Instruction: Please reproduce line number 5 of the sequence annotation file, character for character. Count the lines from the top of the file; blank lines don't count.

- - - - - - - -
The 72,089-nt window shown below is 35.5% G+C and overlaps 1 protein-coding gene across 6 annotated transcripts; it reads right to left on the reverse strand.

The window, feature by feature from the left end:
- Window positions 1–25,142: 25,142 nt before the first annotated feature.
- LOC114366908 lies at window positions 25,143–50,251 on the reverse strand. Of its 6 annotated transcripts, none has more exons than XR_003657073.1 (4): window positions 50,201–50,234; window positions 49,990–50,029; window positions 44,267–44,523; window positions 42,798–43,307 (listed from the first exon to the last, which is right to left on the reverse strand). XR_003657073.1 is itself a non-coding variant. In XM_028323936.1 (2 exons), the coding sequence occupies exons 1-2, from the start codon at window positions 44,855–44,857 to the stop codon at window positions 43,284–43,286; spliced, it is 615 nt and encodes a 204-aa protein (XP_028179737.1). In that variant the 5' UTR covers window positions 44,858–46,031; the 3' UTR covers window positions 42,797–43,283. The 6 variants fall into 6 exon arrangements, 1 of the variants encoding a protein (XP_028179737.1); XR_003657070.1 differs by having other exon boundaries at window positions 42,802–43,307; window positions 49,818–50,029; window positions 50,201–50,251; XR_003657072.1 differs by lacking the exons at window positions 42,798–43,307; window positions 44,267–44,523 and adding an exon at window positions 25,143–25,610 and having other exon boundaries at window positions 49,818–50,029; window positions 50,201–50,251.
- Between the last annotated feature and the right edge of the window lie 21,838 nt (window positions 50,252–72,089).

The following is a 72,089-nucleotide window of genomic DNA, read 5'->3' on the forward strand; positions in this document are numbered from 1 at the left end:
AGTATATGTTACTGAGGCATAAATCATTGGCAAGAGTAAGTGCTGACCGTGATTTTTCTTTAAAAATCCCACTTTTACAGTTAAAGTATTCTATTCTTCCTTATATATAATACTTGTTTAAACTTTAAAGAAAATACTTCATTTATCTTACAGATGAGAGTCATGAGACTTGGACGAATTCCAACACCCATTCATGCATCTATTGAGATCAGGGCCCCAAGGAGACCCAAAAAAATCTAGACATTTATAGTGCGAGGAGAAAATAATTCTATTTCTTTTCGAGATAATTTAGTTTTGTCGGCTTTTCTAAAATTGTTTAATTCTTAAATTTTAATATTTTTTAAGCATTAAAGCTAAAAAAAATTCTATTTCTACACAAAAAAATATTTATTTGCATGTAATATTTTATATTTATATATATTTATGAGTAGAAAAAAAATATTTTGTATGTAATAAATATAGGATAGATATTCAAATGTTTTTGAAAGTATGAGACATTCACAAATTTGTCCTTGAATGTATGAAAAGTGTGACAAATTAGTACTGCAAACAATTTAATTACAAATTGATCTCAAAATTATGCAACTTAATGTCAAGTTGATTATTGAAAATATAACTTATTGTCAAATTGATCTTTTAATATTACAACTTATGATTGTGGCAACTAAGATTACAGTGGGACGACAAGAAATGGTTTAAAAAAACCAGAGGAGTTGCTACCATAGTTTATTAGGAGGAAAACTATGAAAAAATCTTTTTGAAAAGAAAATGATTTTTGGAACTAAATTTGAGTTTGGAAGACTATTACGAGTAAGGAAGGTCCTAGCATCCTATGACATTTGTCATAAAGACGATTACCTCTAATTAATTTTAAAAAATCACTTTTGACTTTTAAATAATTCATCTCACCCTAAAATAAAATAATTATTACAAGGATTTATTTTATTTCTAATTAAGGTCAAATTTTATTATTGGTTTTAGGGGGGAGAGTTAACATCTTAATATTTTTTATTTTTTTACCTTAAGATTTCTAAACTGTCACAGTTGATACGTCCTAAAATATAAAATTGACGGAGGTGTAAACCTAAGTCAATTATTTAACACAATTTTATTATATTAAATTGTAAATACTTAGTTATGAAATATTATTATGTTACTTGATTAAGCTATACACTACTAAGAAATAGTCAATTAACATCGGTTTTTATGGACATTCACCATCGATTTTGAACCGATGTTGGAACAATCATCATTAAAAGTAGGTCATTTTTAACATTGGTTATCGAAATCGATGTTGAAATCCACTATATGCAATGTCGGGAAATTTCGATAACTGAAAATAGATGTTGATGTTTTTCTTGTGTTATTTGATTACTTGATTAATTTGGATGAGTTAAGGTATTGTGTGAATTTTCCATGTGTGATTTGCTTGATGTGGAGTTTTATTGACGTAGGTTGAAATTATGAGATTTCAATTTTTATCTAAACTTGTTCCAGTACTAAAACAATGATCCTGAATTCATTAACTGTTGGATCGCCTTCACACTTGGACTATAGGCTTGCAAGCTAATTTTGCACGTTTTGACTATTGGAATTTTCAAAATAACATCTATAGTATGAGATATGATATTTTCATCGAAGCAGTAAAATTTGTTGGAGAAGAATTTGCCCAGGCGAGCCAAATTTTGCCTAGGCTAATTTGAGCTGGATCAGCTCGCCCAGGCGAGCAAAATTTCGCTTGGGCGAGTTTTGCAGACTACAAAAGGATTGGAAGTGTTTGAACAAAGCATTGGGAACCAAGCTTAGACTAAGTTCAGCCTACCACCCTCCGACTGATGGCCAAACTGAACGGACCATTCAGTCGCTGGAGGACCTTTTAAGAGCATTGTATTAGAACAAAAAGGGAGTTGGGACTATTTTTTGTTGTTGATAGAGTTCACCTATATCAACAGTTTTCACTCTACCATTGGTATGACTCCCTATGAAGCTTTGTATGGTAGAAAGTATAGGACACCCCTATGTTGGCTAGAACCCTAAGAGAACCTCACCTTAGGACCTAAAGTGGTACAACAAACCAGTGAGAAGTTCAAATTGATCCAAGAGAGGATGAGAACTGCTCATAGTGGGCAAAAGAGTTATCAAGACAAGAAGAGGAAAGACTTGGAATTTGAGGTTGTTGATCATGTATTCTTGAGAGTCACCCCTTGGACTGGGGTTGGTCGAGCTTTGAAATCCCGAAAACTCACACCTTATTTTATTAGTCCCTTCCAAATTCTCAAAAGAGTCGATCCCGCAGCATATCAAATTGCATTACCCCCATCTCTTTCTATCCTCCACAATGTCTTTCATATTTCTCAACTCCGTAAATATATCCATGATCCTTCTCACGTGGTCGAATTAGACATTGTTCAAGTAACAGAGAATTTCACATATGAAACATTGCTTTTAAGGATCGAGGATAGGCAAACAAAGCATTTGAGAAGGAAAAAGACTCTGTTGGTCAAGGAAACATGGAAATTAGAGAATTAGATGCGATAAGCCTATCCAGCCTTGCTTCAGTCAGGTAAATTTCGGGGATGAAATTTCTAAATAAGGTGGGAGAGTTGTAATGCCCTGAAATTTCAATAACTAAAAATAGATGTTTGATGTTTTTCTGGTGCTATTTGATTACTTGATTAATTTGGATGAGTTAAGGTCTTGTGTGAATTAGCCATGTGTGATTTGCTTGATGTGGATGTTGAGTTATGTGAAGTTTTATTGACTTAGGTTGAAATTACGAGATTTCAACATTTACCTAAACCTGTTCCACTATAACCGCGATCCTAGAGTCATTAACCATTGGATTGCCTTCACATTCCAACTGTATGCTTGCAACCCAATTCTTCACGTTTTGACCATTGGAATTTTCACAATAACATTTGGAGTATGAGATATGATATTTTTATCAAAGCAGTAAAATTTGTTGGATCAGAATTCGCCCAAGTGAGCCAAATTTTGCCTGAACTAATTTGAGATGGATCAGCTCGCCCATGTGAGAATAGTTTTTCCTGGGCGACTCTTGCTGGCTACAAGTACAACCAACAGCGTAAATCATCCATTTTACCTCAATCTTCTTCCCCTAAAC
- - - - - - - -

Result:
- Between the last annotated feature and the right edge of the window lie 21,838 nt (window positions 50,252–72,089).